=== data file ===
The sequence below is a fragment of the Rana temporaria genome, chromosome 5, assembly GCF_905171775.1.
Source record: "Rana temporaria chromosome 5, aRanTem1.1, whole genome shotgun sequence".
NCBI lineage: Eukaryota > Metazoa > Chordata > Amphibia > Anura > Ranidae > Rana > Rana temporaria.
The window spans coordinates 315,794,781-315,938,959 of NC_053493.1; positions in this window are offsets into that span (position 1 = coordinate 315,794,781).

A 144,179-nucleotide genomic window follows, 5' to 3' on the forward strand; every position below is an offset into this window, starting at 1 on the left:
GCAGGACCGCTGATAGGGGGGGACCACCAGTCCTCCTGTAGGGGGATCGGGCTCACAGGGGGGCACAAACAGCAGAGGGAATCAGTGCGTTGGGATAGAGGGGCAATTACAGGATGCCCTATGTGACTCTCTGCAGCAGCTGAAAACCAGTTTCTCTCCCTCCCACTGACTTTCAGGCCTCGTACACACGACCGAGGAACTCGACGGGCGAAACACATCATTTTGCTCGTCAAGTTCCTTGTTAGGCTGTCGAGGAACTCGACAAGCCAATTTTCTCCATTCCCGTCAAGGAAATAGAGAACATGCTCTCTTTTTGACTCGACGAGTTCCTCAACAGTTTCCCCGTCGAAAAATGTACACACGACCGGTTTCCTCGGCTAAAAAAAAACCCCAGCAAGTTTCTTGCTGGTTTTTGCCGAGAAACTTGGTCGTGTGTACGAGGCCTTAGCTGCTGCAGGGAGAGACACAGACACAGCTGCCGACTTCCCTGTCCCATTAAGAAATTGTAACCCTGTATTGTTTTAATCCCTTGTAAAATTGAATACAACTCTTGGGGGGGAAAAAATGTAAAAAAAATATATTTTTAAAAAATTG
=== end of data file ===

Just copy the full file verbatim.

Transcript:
The sequence below is a fragment of the Rana temporaria genome, chromosome 5, assembly GCF_905171775.1.
Source record: "Rana temporaria chromosome 5, aRanTem1.1, whole genome shotgun sequence".
NCBI lineage: Eukaryota > Metazoa > Chordata > Amphibia > Anura > Ranidae > Rana > Rana temporaria.
The window spans coordinates 315,794,781-315,938,959 of NC_053493.1; positions in this window are offsets into that span (position 1 = coordinate 315,794,781).

A 144,179-nucleotide genomic window follows, 5' to 3' on the forward strand; every position below is an offset into this window, starting at 1 on the left:
GCAGGACCGCTGATAGGGGGGGACCACCAGTCCTCCTGTAGGGGGATCGGGCTCACAGGGGGGCACAAACAGCAGAGGGAATCAGTGCGTTGGGATAGAGGGGCAATTACAGGATGCCCTATGTGACTCTCTGCAGCAGCTGAAAACCAGTTTCTCTCCCTCCCACTGACTTTCAGGCCTCGTACACACGACCGAGGAACTCGACGGGCGAAACACATCATTTTGCTCGTCAAGTTCCTTGTTAGGCTGTCGAGGAACTCGACAAGCCAATTTTCTCCATTCCCGTCAAGGAAATAGAGAACATGCTCTCTTTTTGACTCGACGAGTTCCTCAACAGTTTCCCCGTCGAAAAATGTACACACGACCGGTTTCCTCGGCTAAAAAAAAACCCCAGCAAGTTTCTTGCTGGTTTTTGCCGAGAAACTTGGTCGTGTGTACGAGGCCTTAGCTGCTGCAGGGAGAGACACAGACACAGCTGCCGACTTCCCTGTCCCATTAAGAAATTGTAACCCTGTATTGTTTTAATCCCTTGTAAAATTGAATACAACTCTTGGGGGGGAAAAAATGTAAAAAAAATATATTTTTAAAAAATTG